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Fake Branded Clothing in Post-Socialist Romania

Magdalena Craciun

Source: Berg Encyclopedia of World Dress and Fashion. East Europe, Russia, and the Caucasus 2010

Encyclopedia entry

Fake branded clothes, mostly of foreign origin, ranging from cheap versions to high-quality copies and seconds of originals with imperceptible defects, can easily be found in Romania in open-air markets or well-established shops, in shop windows or “under the counter,” and in many people’s wardrobes. Behind such goods, there are various interconnected phenomena—for example, an informal economy, opportunities, compromises, and constraints in post-Socialist consumption, as well as the increasing so

Conventional Work Dress and Casual Work Dress

Colleen Gau

Source: Berg Encyclopedia of World Dress and Fashion. The United States and Canada 2010

Encyclopedia entry

Clothing of men and women who lived and worked in the United States and Canada since the beginning of the nineteenth century through the start of the twenty-first century has presented a microcosm of societies’ changes. Agriculture was the primary means of livelihood at the outset and continues to play a role for a small portion of the population. Rag pickers, rug weavers, and quilters wore and reused fabrics; therefore, not many examples of work dress have survived. Early sewing machines of Germ

Brands and Labels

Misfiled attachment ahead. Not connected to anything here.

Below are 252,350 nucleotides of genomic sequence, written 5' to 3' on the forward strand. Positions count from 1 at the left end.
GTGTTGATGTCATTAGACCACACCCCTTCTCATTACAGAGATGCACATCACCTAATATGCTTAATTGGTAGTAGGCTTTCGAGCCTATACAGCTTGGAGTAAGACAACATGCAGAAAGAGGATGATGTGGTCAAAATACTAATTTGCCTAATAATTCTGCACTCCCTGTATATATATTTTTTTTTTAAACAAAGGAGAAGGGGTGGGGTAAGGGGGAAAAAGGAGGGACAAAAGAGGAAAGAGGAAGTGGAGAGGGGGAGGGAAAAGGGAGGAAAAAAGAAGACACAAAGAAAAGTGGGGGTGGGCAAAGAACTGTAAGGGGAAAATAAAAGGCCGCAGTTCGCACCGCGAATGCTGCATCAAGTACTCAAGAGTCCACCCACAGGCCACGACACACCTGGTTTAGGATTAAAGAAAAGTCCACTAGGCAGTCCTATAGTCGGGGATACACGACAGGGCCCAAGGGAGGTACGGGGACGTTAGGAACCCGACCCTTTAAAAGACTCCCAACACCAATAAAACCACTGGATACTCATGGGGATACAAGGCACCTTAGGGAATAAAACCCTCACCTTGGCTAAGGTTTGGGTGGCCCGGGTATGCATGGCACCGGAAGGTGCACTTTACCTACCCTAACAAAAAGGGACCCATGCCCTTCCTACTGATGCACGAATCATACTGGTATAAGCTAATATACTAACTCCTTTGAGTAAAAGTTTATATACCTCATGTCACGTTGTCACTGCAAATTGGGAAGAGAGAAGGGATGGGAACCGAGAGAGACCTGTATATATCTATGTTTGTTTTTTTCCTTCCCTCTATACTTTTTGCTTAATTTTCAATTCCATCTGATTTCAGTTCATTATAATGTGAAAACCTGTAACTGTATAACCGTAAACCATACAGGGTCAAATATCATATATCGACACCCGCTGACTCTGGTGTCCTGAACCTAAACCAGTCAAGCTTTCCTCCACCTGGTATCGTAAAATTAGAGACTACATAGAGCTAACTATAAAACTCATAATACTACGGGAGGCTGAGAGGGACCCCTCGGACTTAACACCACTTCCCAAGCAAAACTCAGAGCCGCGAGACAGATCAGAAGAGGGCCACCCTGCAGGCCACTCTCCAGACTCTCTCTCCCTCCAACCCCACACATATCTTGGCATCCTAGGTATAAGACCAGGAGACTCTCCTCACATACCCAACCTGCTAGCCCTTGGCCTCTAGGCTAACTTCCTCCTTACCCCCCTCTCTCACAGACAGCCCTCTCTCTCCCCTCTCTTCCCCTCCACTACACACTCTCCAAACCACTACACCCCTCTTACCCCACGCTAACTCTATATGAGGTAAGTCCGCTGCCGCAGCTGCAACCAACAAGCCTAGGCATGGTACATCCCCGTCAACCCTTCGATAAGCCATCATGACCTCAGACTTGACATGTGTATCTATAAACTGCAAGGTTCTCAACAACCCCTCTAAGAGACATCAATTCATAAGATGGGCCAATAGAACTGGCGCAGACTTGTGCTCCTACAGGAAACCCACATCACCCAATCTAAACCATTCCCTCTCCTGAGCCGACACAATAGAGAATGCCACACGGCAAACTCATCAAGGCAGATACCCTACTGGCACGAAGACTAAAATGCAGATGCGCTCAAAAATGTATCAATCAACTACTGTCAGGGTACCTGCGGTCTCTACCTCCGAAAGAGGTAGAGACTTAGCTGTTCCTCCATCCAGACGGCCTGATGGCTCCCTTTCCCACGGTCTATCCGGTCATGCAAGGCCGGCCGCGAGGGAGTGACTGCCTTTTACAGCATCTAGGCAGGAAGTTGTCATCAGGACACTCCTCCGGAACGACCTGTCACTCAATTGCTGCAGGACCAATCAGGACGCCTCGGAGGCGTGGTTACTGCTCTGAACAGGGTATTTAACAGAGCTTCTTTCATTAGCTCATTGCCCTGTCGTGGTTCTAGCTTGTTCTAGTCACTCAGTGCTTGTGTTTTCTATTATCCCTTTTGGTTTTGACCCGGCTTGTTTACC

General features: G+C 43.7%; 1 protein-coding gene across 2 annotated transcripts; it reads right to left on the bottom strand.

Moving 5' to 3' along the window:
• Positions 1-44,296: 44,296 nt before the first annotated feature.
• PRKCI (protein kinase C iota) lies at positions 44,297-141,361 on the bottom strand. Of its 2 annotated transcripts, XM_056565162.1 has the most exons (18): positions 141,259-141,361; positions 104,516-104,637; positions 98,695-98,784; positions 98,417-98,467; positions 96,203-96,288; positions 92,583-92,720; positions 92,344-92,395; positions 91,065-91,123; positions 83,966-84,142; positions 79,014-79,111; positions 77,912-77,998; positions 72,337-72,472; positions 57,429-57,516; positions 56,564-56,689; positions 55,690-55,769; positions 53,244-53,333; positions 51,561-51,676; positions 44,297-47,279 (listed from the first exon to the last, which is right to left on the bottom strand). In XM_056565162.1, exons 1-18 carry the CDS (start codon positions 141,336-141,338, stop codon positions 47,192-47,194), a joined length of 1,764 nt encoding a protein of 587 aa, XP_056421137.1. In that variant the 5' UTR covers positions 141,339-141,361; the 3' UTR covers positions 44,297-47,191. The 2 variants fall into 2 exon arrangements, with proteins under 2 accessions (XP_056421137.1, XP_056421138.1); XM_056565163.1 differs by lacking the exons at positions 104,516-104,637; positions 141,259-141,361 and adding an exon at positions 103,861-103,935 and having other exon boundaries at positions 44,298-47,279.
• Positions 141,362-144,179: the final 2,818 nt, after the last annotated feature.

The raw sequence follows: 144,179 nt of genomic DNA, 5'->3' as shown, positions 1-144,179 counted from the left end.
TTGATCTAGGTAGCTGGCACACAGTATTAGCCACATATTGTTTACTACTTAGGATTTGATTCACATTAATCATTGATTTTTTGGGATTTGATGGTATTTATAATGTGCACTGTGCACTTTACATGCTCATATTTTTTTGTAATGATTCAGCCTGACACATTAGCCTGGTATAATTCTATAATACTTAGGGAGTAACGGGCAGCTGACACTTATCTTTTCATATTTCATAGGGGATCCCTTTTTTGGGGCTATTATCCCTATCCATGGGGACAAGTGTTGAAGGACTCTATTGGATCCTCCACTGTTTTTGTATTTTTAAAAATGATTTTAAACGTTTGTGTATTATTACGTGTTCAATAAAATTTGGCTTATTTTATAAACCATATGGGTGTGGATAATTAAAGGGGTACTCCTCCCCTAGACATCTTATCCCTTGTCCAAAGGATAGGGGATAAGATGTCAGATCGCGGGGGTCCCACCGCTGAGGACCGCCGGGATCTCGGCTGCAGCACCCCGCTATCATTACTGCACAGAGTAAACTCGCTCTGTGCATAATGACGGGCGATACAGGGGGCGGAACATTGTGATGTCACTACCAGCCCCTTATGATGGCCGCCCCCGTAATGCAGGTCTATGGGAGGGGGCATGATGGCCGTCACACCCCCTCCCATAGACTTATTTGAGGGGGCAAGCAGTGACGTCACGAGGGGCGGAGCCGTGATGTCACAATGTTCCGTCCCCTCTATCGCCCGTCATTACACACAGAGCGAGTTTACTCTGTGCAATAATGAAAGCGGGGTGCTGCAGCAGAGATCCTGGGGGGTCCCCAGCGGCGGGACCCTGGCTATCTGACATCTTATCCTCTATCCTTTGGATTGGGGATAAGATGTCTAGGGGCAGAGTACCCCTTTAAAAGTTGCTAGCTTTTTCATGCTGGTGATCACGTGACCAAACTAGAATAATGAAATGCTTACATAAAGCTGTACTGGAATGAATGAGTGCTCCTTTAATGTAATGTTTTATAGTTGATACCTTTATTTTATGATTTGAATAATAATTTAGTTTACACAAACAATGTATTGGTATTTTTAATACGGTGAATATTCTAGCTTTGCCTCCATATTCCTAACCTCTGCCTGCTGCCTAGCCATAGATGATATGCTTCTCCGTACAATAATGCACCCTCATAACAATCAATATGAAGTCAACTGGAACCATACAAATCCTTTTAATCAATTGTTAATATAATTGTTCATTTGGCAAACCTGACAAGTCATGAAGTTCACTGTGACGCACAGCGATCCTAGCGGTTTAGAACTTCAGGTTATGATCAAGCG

Jane M. Pavitt

Source: The Berg Companion to Fashion 2010

Encyclopedia entry

Jeans

Clare Sauro

Source: The Berg Companion to Fashion 2010

Encyclopedia entry

The first true “jeans” were created in 1873 by Jacob Davis, a Nevada tailor, who went in with Levi Strauss, a San Francisco merchant, for the patent. The pair received a patent for the addition of copper rivets at the pocket joinings of work pants to prevent tearing—a boon to the many California miners and laborers. The first jeans Levi-Strauss and Co. produced were available in brown cotton duck and blue denim and were known as waist overalls (the name jeans not adopted until the mid-1900s). In

Jeans

Phyllis G. Tortora

Source: Berg Encyclopedia of World Dress and Fashion. The United States and Canada 2010

Encyclopedia entry

The evolution of blue jeans from ordinary working dress into an international fashion classic began in California shortly after the start of the Gold Rush of 1849. Levi Strauss was a Bavarian immigrant seeking to expand the New York–based family-run dry goods business. Strauss arrived in San Francisco in 1853 and established a wholesale fabric supply house. One of his customers was Jacob Davis, a tailor who made blue denim work pants for miners and other laborers. Responding to complaints about p

Levi Strauss & Co.

Lauren D. Whitley

Source: The Berg Companion to Fashion 2010

Encyclopedia entry

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